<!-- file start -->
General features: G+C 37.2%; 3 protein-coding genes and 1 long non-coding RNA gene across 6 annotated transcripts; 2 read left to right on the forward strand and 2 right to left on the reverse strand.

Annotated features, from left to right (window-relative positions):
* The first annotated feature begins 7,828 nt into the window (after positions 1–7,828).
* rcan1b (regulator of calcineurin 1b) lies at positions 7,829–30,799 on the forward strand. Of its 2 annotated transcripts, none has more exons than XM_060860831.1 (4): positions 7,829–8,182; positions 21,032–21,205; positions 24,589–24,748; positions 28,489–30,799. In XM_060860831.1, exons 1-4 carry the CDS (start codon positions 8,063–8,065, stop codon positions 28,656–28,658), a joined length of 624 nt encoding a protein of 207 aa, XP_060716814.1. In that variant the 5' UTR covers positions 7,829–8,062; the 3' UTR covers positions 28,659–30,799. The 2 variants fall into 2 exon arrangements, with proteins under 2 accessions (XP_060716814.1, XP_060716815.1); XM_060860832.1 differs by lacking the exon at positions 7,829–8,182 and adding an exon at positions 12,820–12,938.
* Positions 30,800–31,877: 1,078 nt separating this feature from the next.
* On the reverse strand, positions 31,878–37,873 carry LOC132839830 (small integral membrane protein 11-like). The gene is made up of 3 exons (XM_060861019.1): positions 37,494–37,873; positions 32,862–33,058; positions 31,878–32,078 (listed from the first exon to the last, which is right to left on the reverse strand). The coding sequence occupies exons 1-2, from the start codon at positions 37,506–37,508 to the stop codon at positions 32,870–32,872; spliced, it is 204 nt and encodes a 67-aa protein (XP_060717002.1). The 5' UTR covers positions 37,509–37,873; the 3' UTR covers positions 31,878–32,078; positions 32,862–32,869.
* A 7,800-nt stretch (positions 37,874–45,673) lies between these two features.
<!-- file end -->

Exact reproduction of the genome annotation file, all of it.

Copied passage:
General features: G+C 37.2%; 3 protein-coding genes and 1 long non-coding RNA gene across 6 annotated transcripts; 2 read left to right on the forward strand and 2 right to left on the reverse strand.

Annotated features, from left to right (window-relative positions):
* The first annotated feature begins 7,828 nt into the window (after positions 1–7,828).
* rcan1b (regulator of calcineurin 1b) lies at positions 7,829–30,799 on the forward strand. Of its 2 annotated transcripts, none has more exons than XM_060860831.1 (4): positions 7,829–8,182; positions 21,032–21,205; positions 24,589–24,748; positions 28,489–30,799. In XM_060860831.1, exons 1-4 carry the CDS (start codon positions 8,063–8,065, stop codon positions 28,656–28,658), a joined length of 624 nt encoding a protein of 207 aa, XP_060716814.1. In that variant the 5' UTR covers positions 7,829–8,062; the 3' UTR covers positions 28,659–30,799. The 2 variants fall into 2 exon arrangements, with proteins under 2 accessions (XP_060716814.1, XP_060716815.1); XM_060860832.1 differs by lacking the exon at positions 7,829–8,182 and adding an exon at positions 12,820–12,938.
* Positions 30,800–31,877: 1,078 nt separating this feature from the next.
* On the reverse strand, positions 31,878–37,873 carry LOC132839830 (small integral membrane protein 11-like). The gene is made up of 3 exons (XM_060861019.1): positions 37,494–37,873; positions 32,862–33,058; positions 31,878–32,078 (listed from the first exon to the last, which is right to left on the reverse strand). The coding sequence occupies exons 1-2, from the start codon at positions 37,506–37,508 to the stop codon at positions 32,870–32,872; spliced, it is 204 nt and encodes a 67-aa protein (XP_060717002.1). The 5' UTR covers positions 37,509–37,873; the 3' UTR covers positions 31,878–32,078; positions 32,862–32,869.
* A 7,800-nt stretch (positions 37,874–45,673) lies between these two features.